I am glad to be here. He saw me enter his hospital room and his face was suddenly the sun. His arms entwined with plastic tubes reached forth to hug me. I am glad he felt my arms, suddenly trees surrounding him. He hugged me back but I only felt more air.

Kaiser Permanente -- ever stupid with cost-cutting cruelty. One hospital forced my father to leave -- "he's fine; he just needs to go home."

On the way home, Daddy started to have trouble breathing and they turned the car to take him to another Kaiser hospital's Emergency Room.

He is still in the Emergency Room.

Once, the ER nurse asked my mother in sincere confusion, "Why did the other hospital discharge him?"

A new question added to the list of questions which will never have adequate answers: How could the other hospital have discharged him?

My father is better treated at the second hospital.

People matter.

At this second hospital, there is an experienced nurse with the ability to dislodge the phlegm that had been blocking my father's throat for five weeks in the other hospital.

They kept the jar with the sucked out phlegm. Ugly. Yellow. And the last piece sucked out was solid. Ugly. Brown.

"Like a piece of paper," my cousin observed about its solidity.

I would not be able to breathe, too, or swallow with paper stuffed down my throat.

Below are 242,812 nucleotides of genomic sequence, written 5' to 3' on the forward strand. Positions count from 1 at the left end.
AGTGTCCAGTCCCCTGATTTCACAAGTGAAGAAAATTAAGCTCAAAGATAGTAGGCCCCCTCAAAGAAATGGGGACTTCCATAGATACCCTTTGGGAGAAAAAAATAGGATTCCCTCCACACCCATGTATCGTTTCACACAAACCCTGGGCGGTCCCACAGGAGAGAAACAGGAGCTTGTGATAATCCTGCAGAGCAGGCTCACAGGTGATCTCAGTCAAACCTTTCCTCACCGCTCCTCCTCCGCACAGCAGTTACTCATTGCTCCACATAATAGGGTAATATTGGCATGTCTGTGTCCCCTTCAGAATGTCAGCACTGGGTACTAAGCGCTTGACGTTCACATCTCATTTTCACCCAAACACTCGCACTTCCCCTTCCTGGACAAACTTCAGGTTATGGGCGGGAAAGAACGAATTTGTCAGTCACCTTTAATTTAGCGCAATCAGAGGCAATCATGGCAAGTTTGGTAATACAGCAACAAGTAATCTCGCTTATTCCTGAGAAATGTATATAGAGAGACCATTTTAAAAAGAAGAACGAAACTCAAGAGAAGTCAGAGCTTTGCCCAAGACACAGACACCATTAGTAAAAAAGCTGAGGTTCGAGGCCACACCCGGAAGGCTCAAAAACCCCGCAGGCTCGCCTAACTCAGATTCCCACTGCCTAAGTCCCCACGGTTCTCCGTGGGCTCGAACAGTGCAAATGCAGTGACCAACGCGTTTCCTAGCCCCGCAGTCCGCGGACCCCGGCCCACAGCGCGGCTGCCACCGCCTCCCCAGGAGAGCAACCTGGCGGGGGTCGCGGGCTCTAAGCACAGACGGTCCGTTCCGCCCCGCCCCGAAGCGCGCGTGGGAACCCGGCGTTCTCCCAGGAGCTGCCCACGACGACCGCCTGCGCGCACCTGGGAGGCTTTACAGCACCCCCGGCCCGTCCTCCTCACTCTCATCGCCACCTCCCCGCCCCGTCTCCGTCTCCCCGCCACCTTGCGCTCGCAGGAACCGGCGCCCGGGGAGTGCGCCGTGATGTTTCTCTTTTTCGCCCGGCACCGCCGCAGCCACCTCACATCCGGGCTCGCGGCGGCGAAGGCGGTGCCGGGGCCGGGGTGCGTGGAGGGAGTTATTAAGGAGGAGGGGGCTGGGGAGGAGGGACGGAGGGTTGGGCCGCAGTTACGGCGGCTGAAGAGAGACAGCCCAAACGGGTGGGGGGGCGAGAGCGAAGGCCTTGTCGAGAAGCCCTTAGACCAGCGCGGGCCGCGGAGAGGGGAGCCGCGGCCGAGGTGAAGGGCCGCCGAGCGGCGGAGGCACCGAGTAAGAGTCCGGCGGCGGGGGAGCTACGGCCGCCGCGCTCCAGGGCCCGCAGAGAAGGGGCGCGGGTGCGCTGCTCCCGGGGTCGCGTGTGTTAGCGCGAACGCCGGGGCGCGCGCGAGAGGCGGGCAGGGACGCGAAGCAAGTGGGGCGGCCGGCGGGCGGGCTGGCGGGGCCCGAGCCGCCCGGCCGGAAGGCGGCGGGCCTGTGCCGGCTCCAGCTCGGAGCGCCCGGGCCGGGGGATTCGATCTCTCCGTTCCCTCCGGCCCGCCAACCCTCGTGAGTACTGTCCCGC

As if my poems remained trapped there as I gasp unsuccessfully to sing.

I would not be able to breathe if my body jailed my poems.

My father is ill and I think of poetry and and and all of that saddens me.

[4/2/06, P.M.]

The conversation unfolded as I imagined it.

I asked, "Doctor, I'd like an update."

The doctor -- this one with a better "bedside manner" than any other Kaiser doctor I've met -- replied, "He's dying. I don't know what update I can give."

My father's youngest son -- my brother -- died unexpectedly less than six months ago. At one point this evening, not knowing where next to turn my mind, I turned to a cousin H. to say, "If my father is to die soon, it's too bad he couldn't have died before my brother. It must be difficult for a parent to witness the death of a child."

In response, H. said nothing.

Belatedly, I remember that H., with whom I'd lost touch over the years, has two children, one age 2 and the other age 5.


Except that since I arrived by his bedside, his condition markedly improved. Within hours after my arrival, he improved enough to be taken out of the emergency room. The technician unplugging his various tubes in preparation for moving him said, "It's always good news to be transferred out of ER."


Later, I joked to Dad about how his improved condition must be due to my arrival. Grandiosely, I emphasized, "It must be my presence!"

He turned his head slightly, pretending otherwise. But his lips smiled.

He had called me a few weeks ago in the midst of delirium caused by his medicines. Not knowing what else to do, Mom had put him on the phone. That's when he scared me shitless by announcing, "I've got a tumor coming out of my nose."

Later, Mom would explain that the "tumor" was the feeding tube inserted through his nose. But, first, he pleaded with me to talk to Dr. G -- the very useless Dr. G -- to take away the tumor. To ease his mind, I lied and said I would. That's when he broke my heart by saying so plaintively, like a child just melting in relief, "Thank you."